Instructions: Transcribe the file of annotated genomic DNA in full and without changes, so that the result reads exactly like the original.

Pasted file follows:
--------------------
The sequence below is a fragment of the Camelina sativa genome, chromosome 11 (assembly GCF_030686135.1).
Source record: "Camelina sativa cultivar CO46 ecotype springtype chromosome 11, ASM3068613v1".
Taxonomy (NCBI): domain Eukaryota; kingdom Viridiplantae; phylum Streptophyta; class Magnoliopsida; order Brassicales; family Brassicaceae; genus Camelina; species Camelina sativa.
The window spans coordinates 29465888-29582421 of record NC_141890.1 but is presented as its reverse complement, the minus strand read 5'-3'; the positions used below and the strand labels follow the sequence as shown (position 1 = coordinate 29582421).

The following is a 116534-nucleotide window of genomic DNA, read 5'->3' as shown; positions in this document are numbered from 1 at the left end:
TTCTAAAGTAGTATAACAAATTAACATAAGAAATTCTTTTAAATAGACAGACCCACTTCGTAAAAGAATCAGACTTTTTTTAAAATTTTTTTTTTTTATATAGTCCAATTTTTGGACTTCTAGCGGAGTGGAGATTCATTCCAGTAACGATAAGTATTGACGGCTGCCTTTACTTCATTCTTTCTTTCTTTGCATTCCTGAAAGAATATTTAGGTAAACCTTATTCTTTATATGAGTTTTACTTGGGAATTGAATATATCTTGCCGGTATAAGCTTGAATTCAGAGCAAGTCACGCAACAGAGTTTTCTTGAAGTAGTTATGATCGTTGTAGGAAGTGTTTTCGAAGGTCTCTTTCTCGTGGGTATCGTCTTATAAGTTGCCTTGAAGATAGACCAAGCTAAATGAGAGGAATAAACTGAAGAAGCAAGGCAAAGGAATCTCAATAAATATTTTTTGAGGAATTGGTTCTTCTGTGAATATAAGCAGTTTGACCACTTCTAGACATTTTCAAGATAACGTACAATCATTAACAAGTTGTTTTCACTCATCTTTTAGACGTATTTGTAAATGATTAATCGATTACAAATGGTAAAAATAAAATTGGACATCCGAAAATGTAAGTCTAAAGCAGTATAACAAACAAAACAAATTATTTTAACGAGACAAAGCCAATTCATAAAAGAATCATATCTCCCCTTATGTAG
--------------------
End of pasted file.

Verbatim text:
The sequence below is a fragment of the Camelina sativa genome, chromosome 11 (assembly GCF_030686135.1).
Source record: "Camelina sativa cultivar CO46 ecotype springtype chromosome 11, ASM3068613v1".
Taxonomy (NCBI): domain Eukaryota; kingdom Viridiplantae; phylum Streptophyta; class Magnoliopsida; order Brassicales; family Brassicaceae; genus Camelina; species Camelina sativa.
The window spans coordinates 29465888-29582421 of record NC_141890.1 but is presented as its reverse complement, the minus strand read 5'-3'; the positions used below and the strand labels follow the sequence as shown (position 1 = coordinate 29582421).

The following is a 116534-nucleotide window of genomic DNA, read 5'->3' as shown; positions in this document are numbered from 1 at the left end:
TTCTAAAGTAGTATAACAAATTAACATAAGAAATTCTTTTAAATAGACAGACCCACTTCGTAAAAGAATCAGACTTTTTTTAAAATTTTTTTTTTTTATATAGTCCAATTTTTGGACTTCTAGCGGAGTGGAGATTCATTCCAGTAACGATAAGTATTGACGGCTGCCTTTACTTCATTCTTTCTTTCTTTGCATTCCTGAAAGAATATTTAGGTAAACCTTATTCTTTATATGAGTTTTACTTGGGAATTGAATATATCTTGCCGGTATAAGCTTGAATTCAGAGCAAGTCACGCAACAGAGTTTTCTTGAAGTAGTTATGATCGTTGTAGGAAGTGTTTTCGAAGGTCTCTTTCTCGTGGGTATCGTCTTATAAGTTGCCTTGAAGATAGACCAAGCTAAATGAGAGGAATAAACTGAAGAAGCAAGGCAAAGGAATCTCAATAAATATTTTTTGAGGAATTGGTTCTTCTGTGAATATAAGCAGTTTGACCACTTCTAGACATTTTCAAGATAACGTACAATCATTAACAAGTTGTTTTCACTCATCTTTTAGACGTATTTGTAAATGATTAATCGATTACAAATGGTAAAAATAAAATTGGACATCCGAAAATGTAAGTCTAAAGCAGTATAACAAACAAAACAAATTATTTTAACGAGACAAAGCCAATTCATAAAAGAATCATATCTCCCCTTATGTAG